I returned to work the next day.
Friday afternoon had arrived and it had been a week since the PE trip. I was with my tutor group and I received a call from an unknown number.
I hung up.
I shouldn’t have hung up.
Instantly after hanging up, I knew I had just missed a call from the hospice. After dismissing my pupils, I raced downstairs into the PE dept and I found the Other Half (as we worked together once upon a time). He held me down in the eye of the storm and for a brief moment there was only us and silence.
My phone rang again and this time it was my Mum.
His time was almost up.
She told me to get to the hospice. I had one big errand to run first: I had to pick up my 89 year old Grandma.
Grandma was sitting and waiting patiently for me dressed in her coat, head scarf and patent shoes. Throughout Dad’s illness, my Grandma, his Mother, barely lost face. I think I saw her cry twice. She was a fiercely independent woman who, despite being 4ft 11 with a dodgy pair of lungs, was incredibly strong willed and, like me, wasn’t good at sharing feelings.
We left for the hospice.
But the detour meant we were too late.
I missed you go Dad, I’m sorry.
Looking back, would I have done it differently? Would I have picked up the phone? Would I have left school without running to see my partner first? Would I have left t’old Grandma to catch the bus?
Of course I wouldn’t.
I don’t think seeing Dad take his last breath would have made things easier for me. It couldn’t possibly have made the end more final than it was or given me the closure I needed.
I sat with him for a long time afterwards.
I think it was all for the best really. My Mum was with him and she was enough. More than enough. Throughout Dad’s short battle with Cancer, my Mum was a hero. Like my Grandma, I never saw her break or falter. She carried us completely.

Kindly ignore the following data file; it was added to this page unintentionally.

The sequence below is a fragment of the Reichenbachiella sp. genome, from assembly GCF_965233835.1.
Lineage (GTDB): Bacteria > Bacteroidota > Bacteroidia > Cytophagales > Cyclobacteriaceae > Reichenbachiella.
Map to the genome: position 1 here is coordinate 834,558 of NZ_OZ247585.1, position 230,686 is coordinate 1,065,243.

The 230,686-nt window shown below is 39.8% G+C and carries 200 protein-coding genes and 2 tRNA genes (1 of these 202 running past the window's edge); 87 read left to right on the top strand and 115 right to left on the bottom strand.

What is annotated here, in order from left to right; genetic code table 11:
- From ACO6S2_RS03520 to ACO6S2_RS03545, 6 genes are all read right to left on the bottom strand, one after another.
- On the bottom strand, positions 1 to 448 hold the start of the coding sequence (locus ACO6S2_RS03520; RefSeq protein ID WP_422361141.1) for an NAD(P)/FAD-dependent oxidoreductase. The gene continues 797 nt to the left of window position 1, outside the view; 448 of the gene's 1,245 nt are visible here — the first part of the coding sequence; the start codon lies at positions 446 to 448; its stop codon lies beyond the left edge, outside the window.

As the first few years passed, I felt like I had just not seen Dad for a while. Seven years, however, feels like a life time. In that time, I have had my family, mourned my twenties and even hit my mid-thirties. I have forgotten what Dad’s voice sounded like and yet I know that I would recognise it in a instant if I heard it. He visits me in my dreams every so often and especially at this time of year. Only last night, we were sitting at the dining table in our old house and he was ill (he is always ill in my dreams) and I was telling him how much I missed him. Wiping away tears, I woke and instinctively I felt at my cheeks and they were dry – they always are. The dining room, the talking and the crying are never real. As distressing as they are though, I welcome the dreams.
On the 29th January – Dad’s birthday (he passed on the 30th), I will draw a heart around the date on my white-board at school – as I do every year. It’s my little way of telling him that he will be in my thoughts all day. No song and dance in my remembrance, I’m afraid; a little heart will suffice.
Perhaps I shouldn’t have gone on the army trip.
Perhaps I should have picked up my phone.
I am sorry that I marked essays beside his bed.
After losing Dad, I returned to work after two weeks. Some might think it was too early and maybe it was. I returned to my classes and I returned to my Year 10s. We started studying GCSE Literature and began to read ‘To Kill a Mockingbird’. I had never read or taught it before – but boy, did they get some good grades and do me proud! It remains now one of my favourite books, not because it is so universally well loved and one of the ‘greats’, but because it reminds me of the time when teaching a bunch of Year 10 students saved me.
And I don’t think Dad would have questioned that.